I don’t know about you, but I loathed much of the reading we did in English classes. I know writers are supposed to revere Hemingway, but my exposure to him turned me off him forever. What was the point of that story? Man exhausts himself in an attempt to catch a fish, which gets eaten before he gets back to land. Point.Less. I remember finding To Kill A Mockingbird mildly interesting, but very depressing and again, ultimately without a clear development of the characters.
I did enjoy The Scarlet Letter, O Pioneers and The Great Gatsby. Shakespeare was a battle whether comic or tragic. To this day I can’t shake the mildly heretic suspicion that mostly people quote him because it makes them sound intellectual.
Because of this high school experience, I’ve been leery of literary fiction. As I’ve delved into the writing, I’ve tried to read some literary short stories, because that constitutes the bulk of the market for short fiction. But frequently I’ve ended up rolling my eyes, because–again–I couldn’t see the point. In too many of them, I don’t see characters evolving. They start in a depressing place, and they end in the same darned depressing place.
Lately, however, I’ve been reading Flannery O’Connor’s short stories, and I’ve realized that the point is sometimes larger, and the character’s very lack of growth illustrates it. In The Geranium, the POV character is an old man who is bitterly, inflexibly racist. His only joy is a geranium that sits on the windowsill of the apartment across the alley, and it’s a pretty unattractive joy, loaded down with bitterness and judgment. He never changes. At the end of the story a black man has kindly helped him up the stairs he can’t handle on his own, but the old man is unmoved. He’s still angry, bitter, loaded down with bitterness and racism. And the geranium is broken. The story seems pointless until you realize she’s trying to get at the ugliness of racism, the way it kills the soul.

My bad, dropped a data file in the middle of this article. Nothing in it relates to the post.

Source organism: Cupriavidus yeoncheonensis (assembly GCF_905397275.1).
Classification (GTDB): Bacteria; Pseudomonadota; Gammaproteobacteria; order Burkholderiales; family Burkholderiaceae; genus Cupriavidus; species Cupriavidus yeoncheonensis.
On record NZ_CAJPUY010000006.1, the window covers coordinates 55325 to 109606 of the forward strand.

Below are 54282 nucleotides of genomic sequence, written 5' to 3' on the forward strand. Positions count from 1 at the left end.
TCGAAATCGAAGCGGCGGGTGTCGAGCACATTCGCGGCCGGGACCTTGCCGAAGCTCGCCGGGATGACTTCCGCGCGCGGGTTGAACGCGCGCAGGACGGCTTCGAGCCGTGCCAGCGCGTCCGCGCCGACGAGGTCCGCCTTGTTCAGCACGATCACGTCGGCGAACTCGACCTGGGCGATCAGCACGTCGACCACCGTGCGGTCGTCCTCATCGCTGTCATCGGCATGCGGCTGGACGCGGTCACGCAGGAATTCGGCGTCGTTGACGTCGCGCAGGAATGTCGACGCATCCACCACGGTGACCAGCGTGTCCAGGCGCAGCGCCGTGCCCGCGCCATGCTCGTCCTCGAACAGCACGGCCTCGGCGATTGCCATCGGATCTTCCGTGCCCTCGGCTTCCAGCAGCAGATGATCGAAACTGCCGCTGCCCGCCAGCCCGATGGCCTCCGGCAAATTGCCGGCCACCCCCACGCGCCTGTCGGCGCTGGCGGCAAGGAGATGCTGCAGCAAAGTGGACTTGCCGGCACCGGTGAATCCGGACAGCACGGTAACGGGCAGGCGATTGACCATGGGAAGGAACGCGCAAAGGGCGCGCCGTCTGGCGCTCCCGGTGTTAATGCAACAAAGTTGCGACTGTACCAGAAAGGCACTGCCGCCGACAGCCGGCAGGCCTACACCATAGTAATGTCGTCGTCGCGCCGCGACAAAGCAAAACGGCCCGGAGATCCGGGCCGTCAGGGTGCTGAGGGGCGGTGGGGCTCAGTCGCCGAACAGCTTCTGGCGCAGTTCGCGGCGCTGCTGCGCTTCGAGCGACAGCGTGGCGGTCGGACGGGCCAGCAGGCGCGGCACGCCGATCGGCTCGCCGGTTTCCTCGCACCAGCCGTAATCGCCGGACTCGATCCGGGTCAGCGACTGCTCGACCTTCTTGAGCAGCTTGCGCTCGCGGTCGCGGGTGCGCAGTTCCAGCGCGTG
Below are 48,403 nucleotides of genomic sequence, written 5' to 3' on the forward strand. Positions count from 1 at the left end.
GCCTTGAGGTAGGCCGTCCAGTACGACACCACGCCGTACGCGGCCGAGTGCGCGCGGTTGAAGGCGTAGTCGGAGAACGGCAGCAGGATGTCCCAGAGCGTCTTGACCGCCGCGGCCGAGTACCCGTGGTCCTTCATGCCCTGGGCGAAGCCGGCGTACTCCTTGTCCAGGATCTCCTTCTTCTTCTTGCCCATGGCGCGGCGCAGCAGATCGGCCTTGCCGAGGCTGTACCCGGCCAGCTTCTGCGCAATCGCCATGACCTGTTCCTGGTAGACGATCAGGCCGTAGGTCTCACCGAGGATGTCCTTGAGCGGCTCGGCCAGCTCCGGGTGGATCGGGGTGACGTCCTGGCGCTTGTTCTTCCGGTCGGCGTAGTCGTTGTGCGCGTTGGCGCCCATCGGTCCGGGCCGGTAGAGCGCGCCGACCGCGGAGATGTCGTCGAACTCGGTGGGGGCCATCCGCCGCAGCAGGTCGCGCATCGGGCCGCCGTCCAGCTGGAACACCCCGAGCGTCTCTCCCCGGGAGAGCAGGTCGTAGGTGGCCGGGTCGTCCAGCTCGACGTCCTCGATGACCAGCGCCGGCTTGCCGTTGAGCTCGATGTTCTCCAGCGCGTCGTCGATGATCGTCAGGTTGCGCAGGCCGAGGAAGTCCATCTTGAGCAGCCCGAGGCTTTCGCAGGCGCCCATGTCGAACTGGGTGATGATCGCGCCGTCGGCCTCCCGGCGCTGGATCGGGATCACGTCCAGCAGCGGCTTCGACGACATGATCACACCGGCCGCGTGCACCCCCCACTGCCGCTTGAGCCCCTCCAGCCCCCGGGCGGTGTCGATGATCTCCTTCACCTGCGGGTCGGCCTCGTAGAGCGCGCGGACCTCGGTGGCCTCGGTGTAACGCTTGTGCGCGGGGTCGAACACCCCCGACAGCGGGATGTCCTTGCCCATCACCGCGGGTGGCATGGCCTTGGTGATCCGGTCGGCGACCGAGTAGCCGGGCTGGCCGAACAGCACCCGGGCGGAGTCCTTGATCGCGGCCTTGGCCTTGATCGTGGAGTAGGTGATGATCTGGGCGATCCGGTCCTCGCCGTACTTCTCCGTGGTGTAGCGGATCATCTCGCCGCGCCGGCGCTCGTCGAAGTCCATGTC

There is a point, but I don’t think I would have gotten it in high school.
There are moments of heart-catching beauty in Flannery O’Connor’s writing, like this:
“He saw half of the moon five feet away in his shaving mirror, paused as if it were waiting for his permission to enter. It rolled forward and cast a dignifying light on everything. … the face on the moon was a grave one. It gazed on the room and out to the window where it floated over the horse stall and appeared to contemplate itself with the look of a young man who sees his old age before him.” (“The Artificial Nigger,” originally published1955. Now there’s a word I never, ever expected to type.)
Can you say personification? And it’s a foreshadowing, too, because throughout this story she paints the old man and his grandson as mirrors of each other. I don’t have room for an in-depth analysis, but this story was eye-opening for me. You should go read it.
See, I set out to read O’Connor because she was a devout Catholic and her faith defined her writing. I wanted to see how she accomplished that while still writing great literature. But it seemed puzzling, because religion makes so little appearance in these stories. This one, however, ends with a moment of truth in which the grandfather, having pulled a Peter-in-the-courtyard moment on his grandson, recognizes his own brokenness. Recognizes mercy, and reflects on it. And I realized: if you try to write characters who are good people and talk about faith, they’re almost guaranteed to come across as preachy. But write from the POV of really unsavory characters, characters who do and think things that are downright nasty, and those points you want to make seem to make themselves. (Well, probably not, but that’s the artistry at work there; blood sweat and tears made to look effortless.)
After all this, a look at a summary of The Old Man and the Sea makes me realize maybe Hemingway did have a point to make, after all–one about family and persistence and a more modest kind of heroism born of desperation. It made me think–gasp–maybe I need to go read Hemingway again, after all.